An Interview with TIFF Programmer Danis Goulet
For the ardent cinephile or first-time audience member, a well-curated shorts programme is a sight to behold. Here you will find filmmakers from every corner of the world in conversation. To really lean into the metaphor: if variety is the spice of life, then a festival’s shorts section is the whole buffet, and then some.
With TIFF right around the corner, and in keeping with the theme of our most recent issue, SHORTS, cléo spoke with Short Cuts Programmer, and filmmaker in her own right, Danis Goulet about her strategy in selecting films and what to keep an eye out for at this year’s festival.
This year’s short film line-up boasts 59 short films in eight programmes from over 30 countries; 40% of the line-up is directed by women. Can you speak a bit to your programming strategy?
I co-program the section with Jason Anderson and we want audiences to find the same strength and range of work and diversity of experiences and perspectives that viewers expect from the whole of TIFF. We look for work that surprises, delights, startles, excites and just plain weirds us out. Within the volume of submissions that we receive, the work we select has to stand out. We assemble a list of titles as we go through the process and will eventually start making a very long list into a shorter and shorter list that will make up the line-up.
We keep a lot of things in balance and are well aware of the larger cultural conversations that are happening about representation and the lack of female voices in film. A diversity of voices is something that we value, not just because of historic inequities and under-representation, but also because it makes our programme stronger and more robust. For me, diversity is intrinsically tied to innovation, which is one of our programming criteria. Films that are alive on screen are the ones that transcend clichés and show us aspects of the human experience that resonate in new and exciting ways. Having more women, people of colour, Indigenous and other marginalized voices behind the camera means more innovation and boundary-pushing in the medium — and this is not only reflected in our programming, but is also something that we’re really excited about.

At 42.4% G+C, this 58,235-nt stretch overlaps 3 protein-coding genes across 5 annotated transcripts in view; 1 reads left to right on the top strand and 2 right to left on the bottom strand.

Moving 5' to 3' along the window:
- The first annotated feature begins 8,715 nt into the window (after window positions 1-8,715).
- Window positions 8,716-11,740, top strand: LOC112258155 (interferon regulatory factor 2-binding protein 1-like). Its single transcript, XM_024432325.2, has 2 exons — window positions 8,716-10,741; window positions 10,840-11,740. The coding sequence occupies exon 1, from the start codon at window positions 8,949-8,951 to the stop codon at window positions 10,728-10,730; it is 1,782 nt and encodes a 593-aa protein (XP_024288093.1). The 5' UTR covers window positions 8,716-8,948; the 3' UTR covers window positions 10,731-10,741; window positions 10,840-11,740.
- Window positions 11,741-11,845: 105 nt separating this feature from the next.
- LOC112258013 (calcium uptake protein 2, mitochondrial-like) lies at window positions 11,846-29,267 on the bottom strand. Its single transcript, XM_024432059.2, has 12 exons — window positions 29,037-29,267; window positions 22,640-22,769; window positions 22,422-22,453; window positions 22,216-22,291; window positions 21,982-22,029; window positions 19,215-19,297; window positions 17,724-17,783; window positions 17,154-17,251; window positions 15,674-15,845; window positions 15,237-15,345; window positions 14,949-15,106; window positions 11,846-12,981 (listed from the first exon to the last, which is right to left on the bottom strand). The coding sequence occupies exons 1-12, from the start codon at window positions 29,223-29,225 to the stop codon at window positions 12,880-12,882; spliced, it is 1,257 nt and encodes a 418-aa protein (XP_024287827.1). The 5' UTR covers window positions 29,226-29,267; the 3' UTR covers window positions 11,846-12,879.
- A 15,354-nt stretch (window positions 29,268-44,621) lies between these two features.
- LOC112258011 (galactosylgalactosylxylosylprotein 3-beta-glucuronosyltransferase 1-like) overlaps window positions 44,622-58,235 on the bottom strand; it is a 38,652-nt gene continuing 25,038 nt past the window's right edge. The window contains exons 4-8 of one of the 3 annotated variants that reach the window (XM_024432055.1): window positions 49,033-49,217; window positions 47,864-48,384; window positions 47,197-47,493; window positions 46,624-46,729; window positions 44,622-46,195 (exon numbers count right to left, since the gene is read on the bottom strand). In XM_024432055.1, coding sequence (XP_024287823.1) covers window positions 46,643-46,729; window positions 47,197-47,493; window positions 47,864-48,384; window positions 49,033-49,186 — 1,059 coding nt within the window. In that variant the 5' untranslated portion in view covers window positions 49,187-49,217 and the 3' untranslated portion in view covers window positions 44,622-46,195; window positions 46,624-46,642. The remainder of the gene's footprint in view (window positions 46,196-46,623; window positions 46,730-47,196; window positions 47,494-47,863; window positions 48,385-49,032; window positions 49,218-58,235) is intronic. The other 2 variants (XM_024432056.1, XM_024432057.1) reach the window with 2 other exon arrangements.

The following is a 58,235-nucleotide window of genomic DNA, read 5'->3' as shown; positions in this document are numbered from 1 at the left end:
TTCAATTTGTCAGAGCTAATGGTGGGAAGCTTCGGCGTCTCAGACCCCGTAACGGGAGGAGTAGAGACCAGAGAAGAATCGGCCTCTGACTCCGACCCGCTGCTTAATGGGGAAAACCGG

What advice would you give short filmmakers looking to catch the attention of festival programmers?
This may be obvious, but the most compelling way to catch the attention of festival programmers is to make a great film! I always tell filmmakers who are just starting out to just keep making the work, as it is too easy to become discouraged. It takes time to find your voice as a filmmaker, and it is more important to pour everything into what you’re trying to make instead of looking outside of yourself for an idea of what programmers or funders might be looking for. Move towards your boldest, deepest, weirdest, funniest, and most honest inclinations and pour that into your work. And then keep refining your ideas. Also, watch as much work as you can from as many different countries and cinematic traditions as possible.
What can Toronto audiences look forward to from this year’s shorts programmes? Any recommendations?
This year, we selected 59 short films representing over 30 countries from out of over 4,200 submissions. The Short Cuts section is where you’ll find delightfully odd animated shorts like The Burden, an ingenious stop motion musical by Sweden’s Niki Lindroth von Bahr in which animal characters sing out their existential angst in a generic shopping plaza (the film had me at the Auto-Tune fish). We also have Yassmina Karajah’s Rupture, a potent drama on the refugee experience featuring a cast of first-time actors and war survivors who channel their personal experiences of loss and new beginnings into a fictional narrative. We are also thrilled to present the work of talents better known for being in front of the camera, like Molly Parker, who makes her directorial debut with the poignant family drama Bird, and Justine Bateman, whose FIVE MINUTES may be the most hilarious thing you’ll see this year. The slate of hard-hitting documentary shorts include Michelle Latimer’s Nuuca, a wrenching yet enigmatic look at the link between the resource extraction industry and violence against Indigenous women, and Ifunanya Maduka’s Waiting for Hassana, a harrowing first-person account of one girl’s escape from captivity the night that Boko Haram kidnapped 276 teenage girls from a town in Nigeria. Finally, we are excited to present Naledi Jackson’s The Drop In, a story that starts as a quietly mysterious Toronto hair salon drama and deftly morphs into a fiercely bad-ass sci-fi immigration thriller starring two dynamic women.
Originally published September 5, 2017